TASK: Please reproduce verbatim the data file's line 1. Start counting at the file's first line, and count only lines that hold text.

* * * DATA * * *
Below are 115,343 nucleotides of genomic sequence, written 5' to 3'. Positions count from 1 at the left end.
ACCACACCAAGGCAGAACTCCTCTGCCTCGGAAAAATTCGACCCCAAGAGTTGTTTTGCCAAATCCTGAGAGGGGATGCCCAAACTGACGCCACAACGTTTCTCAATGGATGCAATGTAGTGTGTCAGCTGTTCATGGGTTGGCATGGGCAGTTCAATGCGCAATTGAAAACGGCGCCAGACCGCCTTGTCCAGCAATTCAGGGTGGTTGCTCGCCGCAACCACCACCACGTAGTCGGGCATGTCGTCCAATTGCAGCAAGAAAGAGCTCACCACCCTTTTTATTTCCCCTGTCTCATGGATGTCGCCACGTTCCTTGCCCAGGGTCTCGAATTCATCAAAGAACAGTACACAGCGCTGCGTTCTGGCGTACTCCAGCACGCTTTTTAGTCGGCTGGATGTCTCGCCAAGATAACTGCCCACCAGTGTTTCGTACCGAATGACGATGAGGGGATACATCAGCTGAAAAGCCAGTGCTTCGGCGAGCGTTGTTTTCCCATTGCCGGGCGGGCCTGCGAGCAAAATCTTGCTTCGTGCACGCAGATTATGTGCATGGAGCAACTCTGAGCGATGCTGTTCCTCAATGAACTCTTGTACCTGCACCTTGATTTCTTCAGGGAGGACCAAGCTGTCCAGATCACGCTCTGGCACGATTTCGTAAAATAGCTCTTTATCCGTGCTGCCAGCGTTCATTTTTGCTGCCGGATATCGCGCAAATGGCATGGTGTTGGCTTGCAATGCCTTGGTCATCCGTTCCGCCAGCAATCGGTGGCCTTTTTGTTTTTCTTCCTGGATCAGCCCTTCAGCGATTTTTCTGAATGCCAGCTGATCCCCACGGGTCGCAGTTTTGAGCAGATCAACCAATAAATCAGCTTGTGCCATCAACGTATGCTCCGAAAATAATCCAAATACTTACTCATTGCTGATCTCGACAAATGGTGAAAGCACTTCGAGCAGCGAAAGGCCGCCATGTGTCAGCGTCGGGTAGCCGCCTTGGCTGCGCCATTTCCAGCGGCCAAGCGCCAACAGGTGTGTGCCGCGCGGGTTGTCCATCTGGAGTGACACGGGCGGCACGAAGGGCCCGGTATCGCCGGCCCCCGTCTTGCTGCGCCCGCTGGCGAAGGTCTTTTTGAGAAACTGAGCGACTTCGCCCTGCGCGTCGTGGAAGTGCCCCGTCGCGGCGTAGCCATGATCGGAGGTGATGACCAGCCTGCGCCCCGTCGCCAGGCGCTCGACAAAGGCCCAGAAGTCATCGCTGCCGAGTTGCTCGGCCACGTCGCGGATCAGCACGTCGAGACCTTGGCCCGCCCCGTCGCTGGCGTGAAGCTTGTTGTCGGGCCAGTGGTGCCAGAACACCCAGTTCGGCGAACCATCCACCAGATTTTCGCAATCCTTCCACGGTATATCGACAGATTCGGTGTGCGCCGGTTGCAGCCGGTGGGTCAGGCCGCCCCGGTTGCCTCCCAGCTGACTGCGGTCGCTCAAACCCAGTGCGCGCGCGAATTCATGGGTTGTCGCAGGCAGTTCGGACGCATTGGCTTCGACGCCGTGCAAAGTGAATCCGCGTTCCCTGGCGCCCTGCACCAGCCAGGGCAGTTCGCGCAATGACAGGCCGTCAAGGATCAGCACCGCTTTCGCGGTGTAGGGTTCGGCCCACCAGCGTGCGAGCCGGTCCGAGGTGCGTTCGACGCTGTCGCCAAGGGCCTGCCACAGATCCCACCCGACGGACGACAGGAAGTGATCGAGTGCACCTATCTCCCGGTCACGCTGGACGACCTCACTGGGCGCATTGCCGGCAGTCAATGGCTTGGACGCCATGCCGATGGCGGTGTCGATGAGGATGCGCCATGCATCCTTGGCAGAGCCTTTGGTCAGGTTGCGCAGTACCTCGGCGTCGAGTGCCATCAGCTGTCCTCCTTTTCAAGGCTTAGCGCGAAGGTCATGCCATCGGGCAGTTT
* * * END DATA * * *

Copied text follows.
Below are 115,343 nucleotides of genomic sequence, written 5' to 3'. Positions count from 1 at the left end.